Long-term increased oil usage in emerging economies would clearly impact global efforts to reduce carbon emissions, most recently agreed at the UN Climate Change Conference (COP21) in December 2015. It could also prevent, at some point in the future, other countries maximising their own oil reserves. An article titled The geographical distribution of fossil fuels unused when limiting global warming to 2°C in January 2015’s issue of Nature sought to quantify the amount of burnable fossil fuels as a portion of global reserves, within the parameters that would eventually be agreed at COP21. It calculated that the Middle East will see 38% of its reserves left underground – higher than the global average of 33%. This is because of the large size of those resources relative to production. In contrast, the United States could find itself with only 6% of stranded reserves, because of the relatively small amount of remaining oil and comparatively high rates of production.
Low oil prices across the world could mean countries with higher production costs would lose market share, allowing Saudi Arabia to increase its own. Conversely, it could inspire a further advance in extraction technologies, such as that which has allowed American shale producers to carry on extracting at cost-efficient rates, despite lower-than-expected prices. Either way, it is likely that the country’s current strategy would increase its geopolitical significance, a possibility that has surely been factored into calculations, given the current emergence of Iran, its long-term rival, from economic isolation.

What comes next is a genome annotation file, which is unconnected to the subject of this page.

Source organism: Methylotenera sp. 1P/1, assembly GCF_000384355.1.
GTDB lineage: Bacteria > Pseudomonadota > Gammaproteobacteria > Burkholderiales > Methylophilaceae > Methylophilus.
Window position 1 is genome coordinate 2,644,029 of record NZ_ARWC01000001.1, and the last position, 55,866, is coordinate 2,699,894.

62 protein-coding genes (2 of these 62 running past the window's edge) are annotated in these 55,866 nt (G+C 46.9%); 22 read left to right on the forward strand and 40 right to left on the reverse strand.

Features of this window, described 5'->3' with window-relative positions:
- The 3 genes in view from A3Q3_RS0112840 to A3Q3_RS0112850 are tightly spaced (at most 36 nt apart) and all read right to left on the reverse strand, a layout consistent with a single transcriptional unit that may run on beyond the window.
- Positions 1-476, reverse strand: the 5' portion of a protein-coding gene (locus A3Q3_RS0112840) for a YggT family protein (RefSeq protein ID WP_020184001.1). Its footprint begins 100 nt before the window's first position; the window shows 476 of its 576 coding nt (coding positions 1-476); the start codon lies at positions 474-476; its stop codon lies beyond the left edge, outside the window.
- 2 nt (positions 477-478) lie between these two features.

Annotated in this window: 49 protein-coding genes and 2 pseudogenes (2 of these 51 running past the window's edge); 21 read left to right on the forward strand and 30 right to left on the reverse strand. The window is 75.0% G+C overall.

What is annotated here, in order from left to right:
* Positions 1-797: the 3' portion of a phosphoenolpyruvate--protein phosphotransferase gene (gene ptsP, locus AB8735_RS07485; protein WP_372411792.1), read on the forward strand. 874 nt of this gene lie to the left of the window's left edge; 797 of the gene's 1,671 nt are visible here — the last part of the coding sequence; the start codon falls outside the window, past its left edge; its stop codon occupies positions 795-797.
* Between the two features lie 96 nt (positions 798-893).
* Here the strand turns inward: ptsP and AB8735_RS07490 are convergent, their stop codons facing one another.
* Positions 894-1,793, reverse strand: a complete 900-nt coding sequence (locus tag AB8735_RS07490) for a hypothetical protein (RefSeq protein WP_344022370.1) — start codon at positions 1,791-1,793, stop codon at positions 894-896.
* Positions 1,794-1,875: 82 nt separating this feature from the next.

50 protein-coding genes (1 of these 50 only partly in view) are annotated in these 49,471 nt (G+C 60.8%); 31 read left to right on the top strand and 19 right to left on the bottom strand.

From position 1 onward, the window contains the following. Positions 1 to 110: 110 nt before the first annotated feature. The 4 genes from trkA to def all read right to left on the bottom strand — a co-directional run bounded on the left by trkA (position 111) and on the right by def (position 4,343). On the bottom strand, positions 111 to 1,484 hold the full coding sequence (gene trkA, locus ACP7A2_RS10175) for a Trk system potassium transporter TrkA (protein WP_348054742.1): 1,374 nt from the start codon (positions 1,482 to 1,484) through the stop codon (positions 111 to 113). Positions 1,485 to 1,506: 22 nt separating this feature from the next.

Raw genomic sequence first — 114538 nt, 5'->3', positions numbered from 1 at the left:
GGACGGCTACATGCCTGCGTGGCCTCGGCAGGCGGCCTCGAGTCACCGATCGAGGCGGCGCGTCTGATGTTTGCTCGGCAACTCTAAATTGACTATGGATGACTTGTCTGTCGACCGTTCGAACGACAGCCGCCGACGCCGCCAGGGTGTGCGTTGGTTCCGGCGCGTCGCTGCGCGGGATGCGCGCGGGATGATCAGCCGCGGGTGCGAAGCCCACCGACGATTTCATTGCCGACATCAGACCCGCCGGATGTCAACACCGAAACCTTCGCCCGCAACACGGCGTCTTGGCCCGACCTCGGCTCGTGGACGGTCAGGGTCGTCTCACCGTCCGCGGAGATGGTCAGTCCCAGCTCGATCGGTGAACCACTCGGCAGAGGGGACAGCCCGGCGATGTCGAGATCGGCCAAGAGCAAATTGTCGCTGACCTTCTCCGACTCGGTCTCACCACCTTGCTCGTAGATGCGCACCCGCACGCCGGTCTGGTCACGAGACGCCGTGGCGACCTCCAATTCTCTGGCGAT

Hedging its bets
Saudi Arabia’s new focus on its mineral resources portfolio should help to cushion the financial blow if its oil strategy doesn’t work out as expected – Krane points out that a rise in Saudi output could trigger a period of global oversupply that could play out in several ways.
In the long term, Krane says, ‘the oil business is entering an age of increasing risk, since progress on climate change endangers the dominance of fossil fuels in the global energy market. Although no one has yet devised a viable replacement for oil-fueled transportation, governments are increasingly seeking alternate fuels and technologies, regardless of oil prices. This understanding will most likely prompt at least some holders of large reserves, like Saudi Arabia, to move their crude to market before the world moves on.’
By focusing on solar and nuclear energy alongside its new oil strategy, Saudi Arabia appears to be giving itself the best chance to deal with an uncertain future energy market, and its behaviour will almost certainly affect that future market and the actions of other governments and major companies.